keywords = "EMG, Hamstrings, MMG, Stretching-induced force deficit",
author = "Herda, {Trent J.} and Cramer, {Joel T} and Ryan, {Eric D.} and Mchugh, {Malachy P.} and Stout, {Jeffrey R.}",
year = "2008",
month = "1",
day = "1",
doi = "10.1519/JSC.0b013e31816a82ec",
language = "English (US)",
volume = "22",
pages = "809--817",
journal = "Journal of Strength and Conditioning Research",
issn = "1064-8011",
publisher = "NSCA National Strength and Conditioning Association",
number = "3",

}

TY - JOUR

T1 - Acute effects of static versus dynamic stretching on isometric peak torque, electromyography, and mechanomyography of the biceps femoris muscle

AU - Herda, Trent J.

AU - Cramer, Joel T

AU - Ryan, Eric D.

AU - Mchugh, Malachy P.

AU - Stout, Jeffrey R.

PY - 2008/1/1

Y1 - 2008/1/1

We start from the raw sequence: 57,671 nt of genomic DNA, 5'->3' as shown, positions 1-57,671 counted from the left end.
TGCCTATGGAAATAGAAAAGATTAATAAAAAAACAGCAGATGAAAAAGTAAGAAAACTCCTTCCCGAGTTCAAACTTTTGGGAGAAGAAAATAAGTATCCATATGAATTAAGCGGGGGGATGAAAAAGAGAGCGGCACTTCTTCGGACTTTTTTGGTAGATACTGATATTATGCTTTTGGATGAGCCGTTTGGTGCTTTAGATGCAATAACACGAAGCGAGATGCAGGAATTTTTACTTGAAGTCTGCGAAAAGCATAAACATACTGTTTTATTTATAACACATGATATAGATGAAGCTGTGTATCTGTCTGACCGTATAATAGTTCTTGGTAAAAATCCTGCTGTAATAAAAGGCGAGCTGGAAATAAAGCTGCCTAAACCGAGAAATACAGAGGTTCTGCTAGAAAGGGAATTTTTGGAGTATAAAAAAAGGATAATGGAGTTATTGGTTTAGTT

N2 - The purpose of this study was to examine the acute effects of static versus dynamic stretching on peak torque (PT) and electromyographic (EMG), and mechanomyographic (MMG) amplitude of the biceps femoris muscle (BF) during isometric maximal voluntary contractions of the leg flexors at four different knee joint angles. Fourteen men ((mean ± SD) age, 25 ± 4 years) performed two isometric leg flexion maximal voluntary contractions at knee joint angles of 41°, 61 °, 81 °, and 101 ° below full leg extension. EMG (|xV) and MMG (m·s-2) signals were recorded from the BF muscle while PT values (Nm) were sampled from an isokinetic dynamometer. The right hamstrings were stretched with either static (stretching time, 9.2 ± 0.4 minutes) or dynamic (9.1 ± 0.3 minutes) stretching exercises. Four repetitions of three static stretching exercises were held for 30 seconds each, whereas four sets of three dynamic stretching exercises were performed (12-15 repetitions) with each set lasting 30 seconds. PT decreased after the static stretching at 81° (p = 0.019) and 101° (p = 0.001) but not at other angles. PT did not change (p > 0.05) after the dynamic stretching. EMG amplitude remained unchanged after the static stretching (p > 0.05) but increased after the dynamic stretching at 101° (p < 0.001) and 81° (p < 0.001). MMG amplitude increased in response to the static stretching at 101° (p = 0.003), whereas the dynamic stretching increased MMG amplitude at all joint angles (p < 0.05). These results suggested that the decreases in strength after the static stretching may have been the result of mechanical rather than neural mechanisms for the BF muscle. Overall, an acute bout of dynamic stretching may be less detrimental to muscle strength than static stretching for the hamstrings.